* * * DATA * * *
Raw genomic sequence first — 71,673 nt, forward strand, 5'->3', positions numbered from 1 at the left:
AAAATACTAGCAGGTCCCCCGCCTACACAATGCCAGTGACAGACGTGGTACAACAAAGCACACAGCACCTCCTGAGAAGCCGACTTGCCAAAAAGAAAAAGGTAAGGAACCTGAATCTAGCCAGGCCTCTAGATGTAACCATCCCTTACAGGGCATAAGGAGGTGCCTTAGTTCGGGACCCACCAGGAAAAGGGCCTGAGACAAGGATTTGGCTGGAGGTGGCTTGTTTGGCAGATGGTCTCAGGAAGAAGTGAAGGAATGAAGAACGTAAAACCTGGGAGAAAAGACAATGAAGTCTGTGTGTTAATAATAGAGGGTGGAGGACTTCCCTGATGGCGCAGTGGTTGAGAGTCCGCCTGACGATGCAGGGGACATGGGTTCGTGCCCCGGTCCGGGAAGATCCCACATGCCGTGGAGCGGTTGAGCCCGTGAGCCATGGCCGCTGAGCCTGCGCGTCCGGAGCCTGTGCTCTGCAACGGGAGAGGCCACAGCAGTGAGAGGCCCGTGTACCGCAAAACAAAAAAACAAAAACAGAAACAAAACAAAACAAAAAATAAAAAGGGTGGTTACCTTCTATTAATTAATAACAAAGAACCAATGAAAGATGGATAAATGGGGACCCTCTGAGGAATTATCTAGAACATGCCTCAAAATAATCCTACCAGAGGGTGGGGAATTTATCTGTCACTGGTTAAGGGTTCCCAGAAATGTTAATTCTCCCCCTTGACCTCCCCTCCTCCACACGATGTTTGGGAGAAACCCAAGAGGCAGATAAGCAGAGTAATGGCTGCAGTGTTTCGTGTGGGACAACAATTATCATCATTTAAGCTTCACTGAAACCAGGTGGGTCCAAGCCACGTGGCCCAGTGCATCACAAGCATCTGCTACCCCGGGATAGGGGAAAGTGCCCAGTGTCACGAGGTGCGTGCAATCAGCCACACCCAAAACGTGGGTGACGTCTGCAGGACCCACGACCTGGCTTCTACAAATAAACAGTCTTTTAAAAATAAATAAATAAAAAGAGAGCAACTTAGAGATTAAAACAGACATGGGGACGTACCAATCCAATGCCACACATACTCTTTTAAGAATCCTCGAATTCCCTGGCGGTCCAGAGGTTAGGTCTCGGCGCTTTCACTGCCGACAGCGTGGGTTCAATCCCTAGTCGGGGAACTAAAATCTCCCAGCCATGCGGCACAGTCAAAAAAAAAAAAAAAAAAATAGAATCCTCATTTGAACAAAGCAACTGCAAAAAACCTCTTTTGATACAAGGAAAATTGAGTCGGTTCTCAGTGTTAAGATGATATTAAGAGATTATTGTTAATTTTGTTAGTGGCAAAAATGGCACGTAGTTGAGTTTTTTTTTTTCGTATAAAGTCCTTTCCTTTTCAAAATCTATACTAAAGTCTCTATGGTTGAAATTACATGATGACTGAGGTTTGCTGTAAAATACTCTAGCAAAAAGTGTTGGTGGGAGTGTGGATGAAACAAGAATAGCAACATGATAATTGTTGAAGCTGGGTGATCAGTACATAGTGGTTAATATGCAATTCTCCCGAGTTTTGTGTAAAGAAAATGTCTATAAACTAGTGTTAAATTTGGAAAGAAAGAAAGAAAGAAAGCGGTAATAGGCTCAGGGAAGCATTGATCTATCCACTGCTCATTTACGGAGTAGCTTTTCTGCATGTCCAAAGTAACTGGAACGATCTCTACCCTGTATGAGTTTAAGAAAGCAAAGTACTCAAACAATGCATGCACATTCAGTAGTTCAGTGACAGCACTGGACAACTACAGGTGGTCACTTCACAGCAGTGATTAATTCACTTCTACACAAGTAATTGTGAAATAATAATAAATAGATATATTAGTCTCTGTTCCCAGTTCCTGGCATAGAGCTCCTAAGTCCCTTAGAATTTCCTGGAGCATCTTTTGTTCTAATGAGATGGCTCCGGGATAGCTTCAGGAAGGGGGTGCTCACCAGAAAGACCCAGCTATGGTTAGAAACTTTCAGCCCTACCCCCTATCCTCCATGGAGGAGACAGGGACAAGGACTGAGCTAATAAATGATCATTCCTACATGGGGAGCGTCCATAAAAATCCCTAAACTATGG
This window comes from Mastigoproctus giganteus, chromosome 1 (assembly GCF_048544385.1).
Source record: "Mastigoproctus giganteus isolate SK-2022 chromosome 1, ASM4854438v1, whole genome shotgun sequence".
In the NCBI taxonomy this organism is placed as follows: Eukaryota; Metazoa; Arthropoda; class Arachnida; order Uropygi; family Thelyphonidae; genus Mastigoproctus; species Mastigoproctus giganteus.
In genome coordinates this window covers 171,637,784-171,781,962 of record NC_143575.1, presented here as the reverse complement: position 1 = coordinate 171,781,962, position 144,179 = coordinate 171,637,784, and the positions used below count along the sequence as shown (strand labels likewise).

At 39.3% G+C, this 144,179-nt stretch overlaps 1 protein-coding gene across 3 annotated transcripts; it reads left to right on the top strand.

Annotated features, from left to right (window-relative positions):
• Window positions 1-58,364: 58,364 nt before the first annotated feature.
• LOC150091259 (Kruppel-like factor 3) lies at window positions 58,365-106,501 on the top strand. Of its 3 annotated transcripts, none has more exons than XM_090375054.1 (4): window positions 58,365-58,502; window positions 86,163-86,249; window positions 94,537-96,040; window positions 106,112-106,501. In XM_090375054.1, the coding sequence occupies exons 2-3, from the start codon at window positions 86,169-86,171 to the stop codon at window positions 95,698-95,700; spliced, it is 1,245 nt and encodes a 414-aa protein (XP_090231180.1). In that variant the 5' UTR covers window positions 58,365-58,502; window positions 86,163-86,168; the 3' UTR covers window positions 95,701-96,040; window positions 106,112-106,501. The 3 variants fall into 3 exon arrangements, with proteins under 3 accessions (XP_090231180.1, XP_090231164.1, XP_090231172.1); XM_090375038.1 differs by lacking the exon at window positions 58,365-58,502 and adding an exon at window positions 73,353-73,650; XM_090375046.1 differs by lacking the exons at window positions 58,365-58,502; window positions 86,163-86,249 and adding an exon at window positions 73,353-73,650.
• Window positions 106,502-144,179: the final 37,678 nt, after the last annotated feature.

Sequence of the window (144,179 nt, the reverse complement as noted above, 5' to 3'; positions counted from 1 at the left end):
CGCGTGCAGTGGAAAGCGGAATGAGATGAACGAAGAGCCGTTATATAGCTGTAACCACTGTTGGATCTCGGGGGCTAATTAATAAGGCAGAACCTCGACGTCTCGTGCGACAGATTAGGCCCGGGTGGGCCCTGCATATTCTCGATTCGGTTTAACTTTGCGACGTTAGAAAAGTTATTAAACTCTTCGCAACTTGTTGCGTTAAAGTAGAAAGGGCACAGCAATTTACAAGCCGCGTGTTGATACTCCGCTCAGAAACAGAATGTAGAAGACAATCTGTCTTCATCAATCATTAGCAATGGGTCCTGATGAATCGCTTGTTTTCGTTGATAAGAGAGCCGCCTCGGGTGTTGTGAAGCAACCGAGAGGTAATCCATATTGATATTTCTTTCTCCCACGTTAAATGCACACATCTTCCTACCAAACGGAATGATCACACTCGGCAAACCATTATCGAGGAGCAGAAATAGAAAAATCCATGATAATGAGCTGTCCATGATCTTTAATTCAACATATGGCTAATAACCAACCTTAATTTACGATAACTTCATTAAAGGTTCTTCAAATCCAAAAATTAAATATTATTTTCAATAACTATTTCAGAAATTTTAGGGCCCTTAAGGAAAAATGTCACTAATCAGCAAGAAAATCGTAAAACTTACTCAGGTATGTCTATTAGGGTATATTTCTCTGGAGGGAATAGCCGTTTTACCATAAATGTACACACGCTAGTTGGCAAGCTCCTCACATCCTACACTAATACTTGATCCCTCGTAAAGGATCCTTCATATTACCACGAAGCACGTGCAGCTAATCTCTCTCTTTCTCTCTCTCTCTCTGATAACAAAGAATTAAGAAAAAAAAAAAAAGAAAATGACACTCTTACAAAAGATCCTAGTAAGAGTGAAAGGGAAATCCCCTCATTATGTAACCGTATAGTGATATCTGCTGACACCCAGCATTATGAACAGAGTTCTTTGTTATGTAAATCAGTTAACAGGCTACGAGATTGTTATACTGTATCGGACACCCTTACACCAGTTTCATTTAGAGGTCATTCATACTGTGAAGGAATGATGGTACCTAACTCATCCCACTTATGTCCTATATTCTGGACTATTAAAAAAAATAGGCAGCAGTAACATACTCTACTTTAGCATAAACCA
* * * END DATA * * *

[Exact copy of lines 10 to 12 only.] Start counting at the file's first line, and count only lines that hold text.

• LOC150091259 (Kruppel-like factor 3) lies at window positions 58,365-106,501 on the top strand. Of its 3 annotated transcripts, none has more exons than XM_090375054.1 (4): window positions 58,365-58,502; window positions 86,163-86,249; window positions 94,537-96,040; window positions 106,112-106,501. In XM_090375054.1, the coding sequence occupies exons 2-3, from the start codon at window positions 86,169-86,171 to the stop codon at window positions 95,698-95,700; spliced, it is 1,245 nt and encodes a 414-aa protein (XP_090231180.1). In that variant the 5' UTR covers window positions 58,365-58,502; window positions 86,163-86,168; the 3' UTR covers window positions 95,701-96,040; window positions 106,112-106,501. The 3 variants fall into 3 exon arrangements, with proteins under 3 accessions (XP_090231180.1, XP_090231164.1, XP_090231172.1); XM_090375038.1 differs by lacking the exon at window positions 58,365-58,502 and adding an exon at window positions 73,353-73,650; XM_090375046.1 differs by lacking the exons at window positions 58,365-58,502; window positions 86,163-86,249 and adding an exon at window positions 73,353-73,650.
• Window positions 106,502-144,179: the final 37,678 nt, after the last annotated feature.

Sequence of the window (144,179 nt, the reverse complement as noted above, 5' to 3'; positions counted from 1 at the left end):